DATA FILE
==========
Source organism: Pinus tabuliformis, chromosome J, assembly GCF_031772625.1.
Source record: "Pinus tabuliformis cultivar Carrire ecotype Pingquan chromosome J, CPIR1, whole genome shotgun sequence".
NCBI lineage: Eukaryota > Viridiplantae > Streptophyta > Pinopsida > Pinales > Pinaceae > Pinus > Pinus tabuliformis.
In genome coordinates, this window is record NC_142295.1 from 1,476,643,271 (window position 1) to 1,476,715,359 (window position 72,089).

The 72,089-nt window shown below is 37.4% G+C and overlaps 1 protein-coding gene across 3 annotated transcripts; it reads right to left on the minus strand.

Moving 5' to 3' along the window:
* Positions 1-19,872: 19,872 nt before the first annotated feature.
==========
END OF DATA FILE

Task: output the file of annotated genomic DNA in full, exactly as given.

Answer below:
Source organism: Pinus tabuliformis, chromosome J, assembly GCF_031772625.1.
Source record: "Pinus tabuliformis cultivar Carrire ecotype Pingquan chromosome J, CPIR1, whole genome shotgun sequence".
NCBI lineage: Eukaryota > Viridiplantae > Streptophyta > Pinopsida > Pinales > Pinaceae > Pinus > Pinus tabuliformis.
In genome coordinates, this window is record NC_142295.1 from 1,476,643,271 (window position 1) to 1,476,715,359 (window position 72,089).

The 72,089-nt window shown below is 37.4% G+C and overlaps 1 protein-coding gene across 3 annotated transcripts; it reads right to left on the minus strand.

Moving 5' to 3' along the window:
* Positions 1-19,872: 19,872 nt before the first annotated feature.